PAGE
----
Newest Review: ... where you can see a various array of different fish, jellyfish and creatures with shells. One of the tanks is a circular rounded tank up ... more
The Deeper you go, the more you get out
The Deep (Hull)
Member Name: darren55
The Deep (Hull)
Advantages: The pools, the sand eels and the sharks
The Deep is a aquatic atraction in the city of Hull, it is on the side of the River Humber and is billed as the biggest Submarium in the world. It is situated at Sammy point at the confluence of the River Hull and the River Humber.
The deep is billed as the worlds only Submarium, now I'm not quite sure what a submarium is when compared with a aquarium, it was built as a part of the Millenium lottery fund and the building is a rather striking angular building. It always looks to me like a prow of a ship pushing out of a stormy sea, it is grey at the brow and blue as it slops downwards, the design is striking but also bizarrely reminiscent of the PC World design for their computer stores (though its bigger and different colours :)).
When you get there parking costs three pounds but you get two back to spend in the shop, or it says two squid on the ticket. The Deep opens at 10 and shuts at 5, it costs £8.95 per person and if your (un)lucky to live near Hull (I'm from Grimsby so might be a biased in that last sentence on your luck) you can fill in a form and get free entrance for a year.
After paying you then enter the deep, though a young girl has to swipe your card so you can enter the attraction (a bit unnecessary) and you enter the attraction proper.
The first thing we see are a long sloping passageway which takes us down to the bottom of the submarium, along the way we are told about the evolution of the oceans from the birth of th earth to modern day. The passageway is dark with blue lights along, and along the way there is a succession of interactive games for those older kids.
When you get down to the bottom, you turn a corner and encounter the first pool, it was at this point that out one year old thought he's struck gold. The first pool is a shallow one, the top of the pool is only about 5 feet high and the glass is perfectly clear allowing young children to watch the brightly coloured fish glide past. My one year stood with his nose pressed against the window for about twenty minutes, constantly trying to pat the fish as they went past. If your a bit older then there are little monitors in which you can find out which fish is which and where they are from.
After this the first pool, you walk further down and visit the bigger deeper pool where you can watch the sharks and rays glide past, this is for the bigger kids and adults because my one year one wasn't all that interested, I guess he has no concept over size.
There were three sharks, at least four rays I saw, and a few other huge fish as well as a hiding congar eel. The sharks are well worth watching, they kind of glide past and look at you with there black expressionless eyes. The deeper pool is obviously popular and there are lots of windows to allow you to watch them glide past and towards the end of the tour a totally submerged tunnel in which you can watch the sharks go past.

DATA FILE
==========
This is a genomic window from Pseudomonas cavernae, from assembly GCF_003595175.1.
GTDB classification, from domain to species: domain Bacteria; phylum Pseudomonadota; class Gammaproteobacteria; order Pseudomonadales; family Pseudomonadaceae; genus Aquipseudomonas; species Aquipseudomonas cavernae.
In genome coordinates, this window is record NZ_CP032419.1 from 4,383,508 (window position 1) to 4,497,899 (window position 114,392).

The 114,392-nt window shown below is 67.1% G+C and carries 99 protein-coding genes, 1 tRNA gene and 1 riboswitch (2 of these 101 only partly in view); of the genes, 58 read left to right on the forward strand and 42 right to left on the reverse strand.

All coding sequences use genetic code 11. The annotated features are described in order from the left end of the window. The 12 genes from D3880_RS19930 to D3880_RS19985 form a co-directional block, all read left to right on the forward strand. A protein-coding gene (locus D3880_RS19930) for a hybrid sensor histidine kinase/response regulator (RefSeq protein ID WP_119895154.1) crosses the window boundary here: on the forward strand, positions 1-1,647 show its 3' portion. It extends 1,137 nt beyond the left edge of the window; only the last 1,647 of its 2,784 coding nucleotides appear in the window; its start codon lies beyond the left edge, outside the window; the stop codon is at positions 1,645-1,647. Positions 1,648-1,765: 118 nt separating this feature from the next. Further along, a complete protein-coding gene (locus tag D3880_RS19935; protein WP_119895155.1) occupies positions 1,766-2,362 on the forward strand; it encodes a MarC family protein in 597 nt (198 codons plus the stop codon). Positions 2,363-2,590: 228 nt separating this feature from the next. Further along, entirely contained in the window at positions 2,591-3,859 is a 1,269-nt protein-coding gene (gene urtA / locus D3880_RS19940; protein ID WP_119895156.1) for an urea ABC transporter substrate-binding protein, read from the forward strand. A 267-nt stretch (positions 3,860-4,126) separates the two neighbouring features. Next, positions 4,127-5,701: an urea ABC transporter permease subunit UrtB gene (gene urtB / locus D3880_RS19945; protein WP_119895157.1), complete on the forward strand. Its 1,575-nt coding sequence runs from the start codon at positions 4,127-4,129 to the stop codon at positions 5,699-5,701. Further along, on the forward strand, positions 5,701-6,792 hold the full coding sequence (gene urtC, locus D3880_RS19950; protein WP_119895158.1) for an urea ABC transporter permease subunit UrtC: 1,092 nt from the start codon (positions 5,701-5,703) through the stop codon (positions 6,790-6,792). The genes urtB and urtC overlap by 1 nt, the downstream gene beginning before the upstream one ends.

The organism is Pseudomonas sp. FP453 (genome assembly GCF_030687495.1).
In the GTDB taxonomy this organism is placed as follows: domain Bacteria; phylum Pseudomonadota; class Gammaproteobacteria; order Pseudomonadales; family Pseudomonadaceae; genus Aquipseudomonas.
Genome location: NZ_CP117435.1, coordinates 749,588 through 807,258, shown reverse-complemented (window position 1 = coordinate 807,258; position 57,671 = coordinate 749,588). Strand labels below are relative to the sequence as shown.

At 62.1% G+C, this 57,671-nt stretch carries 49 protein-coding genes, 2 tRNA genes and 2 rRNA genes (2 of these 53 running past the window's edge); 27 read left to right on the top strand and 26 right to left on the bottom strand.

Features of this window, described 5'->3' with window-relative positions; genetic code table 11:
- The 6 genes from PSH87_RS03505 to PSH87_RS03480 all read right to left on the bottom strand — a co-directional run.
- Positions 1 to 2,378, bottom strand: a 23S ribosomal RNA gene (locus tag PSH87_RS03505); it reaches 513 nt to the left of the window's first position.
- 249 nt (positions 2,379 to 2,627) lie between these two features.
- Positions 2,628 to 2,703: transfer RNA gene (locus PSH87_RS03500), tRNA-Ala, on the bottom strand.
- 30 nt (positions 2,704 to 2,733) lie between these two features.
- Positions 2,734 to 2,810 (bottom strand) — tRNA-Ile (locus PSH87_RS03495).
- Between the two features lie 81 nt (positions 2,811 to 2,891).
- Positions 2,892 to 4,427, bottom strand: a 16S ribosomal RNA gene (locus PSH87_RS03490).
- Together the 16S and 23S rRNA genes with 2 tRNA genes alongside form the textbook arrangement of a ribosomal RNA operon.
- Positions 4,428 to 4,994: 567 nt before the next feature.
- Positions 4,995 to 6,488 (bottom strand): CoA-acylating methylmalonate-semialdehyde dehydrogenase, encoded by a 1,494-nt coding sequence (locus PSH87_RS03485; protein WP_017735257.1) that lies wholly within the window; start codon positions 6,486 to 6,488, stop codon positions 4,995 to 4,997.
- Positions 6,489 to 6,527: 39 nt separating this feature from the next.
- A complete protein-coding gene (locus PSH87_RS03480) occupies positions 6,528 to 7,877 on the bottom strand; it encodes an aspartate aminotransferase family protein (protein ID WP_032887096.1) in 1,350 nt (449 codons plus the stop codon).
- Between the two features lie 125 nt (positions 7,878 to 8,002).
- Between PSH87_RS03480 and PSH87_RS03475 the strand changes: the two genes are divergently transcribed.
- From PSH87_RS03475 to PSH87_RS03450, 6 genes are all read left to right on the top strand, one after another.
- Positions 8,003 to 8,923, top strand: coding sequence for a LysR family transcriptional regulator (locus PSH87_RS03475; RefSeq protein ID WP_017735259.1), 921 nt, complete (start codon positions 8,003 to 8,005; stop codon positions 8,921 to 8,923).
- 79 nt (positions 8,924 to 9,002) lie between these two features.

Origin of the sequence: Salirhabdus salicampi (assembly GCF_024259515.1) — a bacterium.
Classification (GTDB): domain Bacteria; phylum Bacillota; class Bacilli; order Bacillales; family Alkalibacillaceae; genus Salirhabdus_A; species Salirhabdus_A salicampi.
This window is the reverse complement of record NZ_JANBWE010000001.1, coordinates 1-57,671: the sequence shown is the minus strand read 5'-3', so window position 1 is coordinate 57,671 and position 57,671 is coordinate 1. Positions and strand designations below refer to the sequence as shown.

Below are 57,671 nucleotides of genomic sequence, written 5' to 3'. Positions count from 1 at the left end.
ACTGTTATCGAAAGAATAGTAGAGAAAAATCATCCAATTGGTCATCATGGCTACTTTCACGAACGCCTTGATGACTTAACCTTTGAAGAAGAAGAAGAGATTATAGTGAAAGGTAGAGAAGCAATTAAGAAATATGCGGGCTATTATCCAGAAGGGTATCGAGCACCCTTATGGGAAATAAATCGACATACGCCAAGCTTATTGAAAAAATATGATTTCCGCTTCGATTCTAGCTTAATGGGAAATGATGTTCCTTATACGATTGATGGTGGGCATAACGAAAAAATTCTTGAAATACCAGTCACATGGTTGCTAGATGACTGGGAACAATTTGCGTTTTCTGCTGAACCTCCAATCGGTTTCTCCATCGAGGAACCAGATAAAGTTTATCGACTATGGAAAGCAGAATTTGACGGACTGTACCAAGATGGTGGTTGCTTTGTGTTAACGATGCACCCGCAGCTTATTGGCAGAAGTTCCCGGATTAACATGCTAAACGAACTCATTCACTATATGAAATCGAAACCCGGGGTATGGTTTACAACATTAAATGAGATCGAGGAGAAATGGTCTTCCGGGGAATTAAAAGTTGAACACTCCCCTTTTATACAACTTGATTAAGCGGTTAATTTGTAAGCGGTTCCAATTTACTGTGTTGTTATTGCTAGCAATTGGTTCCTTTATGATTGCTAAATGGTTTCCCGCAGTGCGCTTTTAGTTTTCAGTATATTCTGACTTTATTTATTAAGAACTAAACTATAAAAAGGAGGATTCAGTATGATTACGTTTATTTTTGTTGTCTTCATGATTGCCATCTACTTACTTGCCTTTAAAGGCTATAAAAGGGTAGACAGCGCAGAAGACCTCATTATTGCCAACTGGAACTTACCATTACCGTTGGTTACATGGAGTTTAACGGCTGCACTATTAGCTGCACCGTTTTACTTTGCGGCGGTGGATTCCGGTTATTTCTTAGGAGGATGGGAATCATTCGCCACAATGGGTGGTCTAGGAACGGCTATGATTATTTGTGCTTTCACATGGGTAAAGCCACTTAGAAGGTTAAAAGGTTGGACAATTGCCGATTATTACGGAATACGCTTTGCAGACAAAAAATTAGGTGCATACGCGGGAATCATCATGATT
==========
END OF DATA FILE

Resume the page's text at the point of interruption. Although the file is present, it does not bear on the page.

Other attractions, is an ice zone with lots of fish in smaller tanks, there is a dark zone to watch the bioluminescent fish and lots and lots of jellyfish. I think the jellyfish are the coolest tanks in the whole aquarium, they are luminescent blue and kept in a big circular ball where you can watch them puff past you.
Well I thought that the first time I went but the second they were totally beaten by the sand eels, these are like tiny little snakes half buried in the sand with their heads bobbing up and down, really fun to watch and they are green and red banded.
There is a future zone with a more political aspect looking at mans abuse of the seas, its a bit dull and doesn't really engage the viewer. WE know the issues so wrapping it around a kind of futuristic TV program is a little unnecessary.
The tour finishes with either a stair back up to the top or a life through the big pool it has a 5 second pause half way to let you look, don't get worried and think the lift has broken down.
You can then go to the cafe and the gift shop and spend your 2 squid on sweets or some bath toys. You know they are ubiquitous with every attraction. However, the cafe food was really nice and the sandwiches excellent and we had a lovely time eating looking over the Humber estuary.
Overall we had a great time and we are looking forward to taking our son as he grows up and interacts more with the fish.
Summary: A lovely time was had by all
More reviews in the field of Sightseeing National
- Get all outdoorsy at Carsington
- A Costly Journey into the Clouds...
- Its long way up...and a long way down!!!
- London From A Different Angle
- I'd Rather Watch Wax Melt!
- National Trust at its Best!
- Have Your Own 'Springwatch' Any Time Of Year
- The beautiful Osborne House
- Amazing Day Trip for all the Family!
- Family day out with a difference!
- Llanberis Lakeside Railway (Wales)
- Church Ope Cove (Isle of Portland)
- Castleton Animal Farm (Derbyshire)
- Errigal (County Donegal)
- Torc Mountain & Waterfall (County Kerry)
- Greys Court (Henley)
- Leighton Moss Nature Reserve (Carnforth)
- Day Out with Thomas - Didcot Railway Centre (Oxfordshire)
- Crabble Corn Mill (Dover)
- St Peter's Church (Hope, Derbyshire)